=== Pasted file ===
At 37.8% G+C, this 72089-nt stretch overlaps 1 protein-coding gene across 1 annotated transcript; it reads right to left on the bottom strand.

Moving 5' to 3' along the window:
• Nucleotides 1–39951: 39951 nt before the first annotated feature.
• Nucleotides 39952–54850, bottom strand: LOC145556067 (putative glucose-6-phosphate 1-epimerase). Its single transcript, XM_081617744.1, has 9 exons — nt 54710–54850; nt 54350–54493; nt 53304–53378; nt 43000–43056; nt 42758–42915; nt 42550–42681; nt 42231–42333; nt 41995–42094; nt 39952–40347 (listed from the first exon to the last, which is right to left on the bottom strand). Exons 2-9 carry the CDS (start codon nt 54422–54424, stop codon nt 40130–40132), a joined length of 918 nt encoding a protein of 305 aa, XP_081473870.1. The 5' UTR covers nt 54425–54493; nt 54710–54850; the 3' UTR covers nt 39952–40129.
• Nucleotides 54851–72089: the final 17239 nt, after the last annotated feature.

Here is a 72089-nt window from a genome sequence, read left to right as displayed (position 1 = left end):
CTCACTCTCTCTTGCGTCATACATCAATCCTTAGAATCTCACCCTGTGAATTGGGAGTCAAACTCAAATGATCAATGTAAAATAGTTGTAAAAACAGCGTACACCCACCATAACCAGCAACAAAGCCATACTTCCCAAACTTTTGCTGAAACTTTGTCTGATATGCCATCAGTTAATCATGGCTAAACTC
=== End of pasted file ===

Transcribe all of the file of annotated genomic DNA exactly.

At 37.8% G+C, this 72089-nt stretch overlaps 1 protein-coding gene across 1 annotated transcript; it reads right to left on the bottom strand.

Moving 5' to 3' along the window:
• Nucleotides 1–39951: 39951 nt before the first annotated feature.
• Nucleotides 39952–54850, bottom strand: LOC145556067 (putative glucose-6-phosphate 1-epimerase). Its single transcript, XM_081617744.1, has 9 exons — nt 54710–54850; nt 54350–54493; nt 53304–53378; nt 43000–43056; nt 42758–42915; nt 42550–42681; nt 42231–42333; nt 41995–42094; nt 39952–40347 (listed from the first exon to the last, which is right to left on the bottom strand). Exons 2-9 carry the CDS (start codon nt 54422–54424, stop codon nt 40130–40132), a joined length of 918 nt encoding a protein of 305 aa, XP_081473870.1. The 5' UTR covers nt 54425–54493; nt 54710–54850; the 3' UTR covers nt 39952–40129.
• Nucleotides 54851–72089: the final 17239 nt, after the last annotated feature.

Here is a 72089-nt window from a genome sequence, read left to right as displayed (position 1 = left end):
CTCACTCTCTCTTGCGTCATACATCAATCCTTAGAATCTCACCCTGTGAATTGGGAGTCAAACTCAAATGATCAATGTAAAATAGTTGTAAAAACAGCGTACACCCACCATAACCAGCAACAAAGCCATACTTCCCAAACTTTTGCTGAAACTTTGTCTGATATGCCATCAGTTAATCATGGCTAAACTC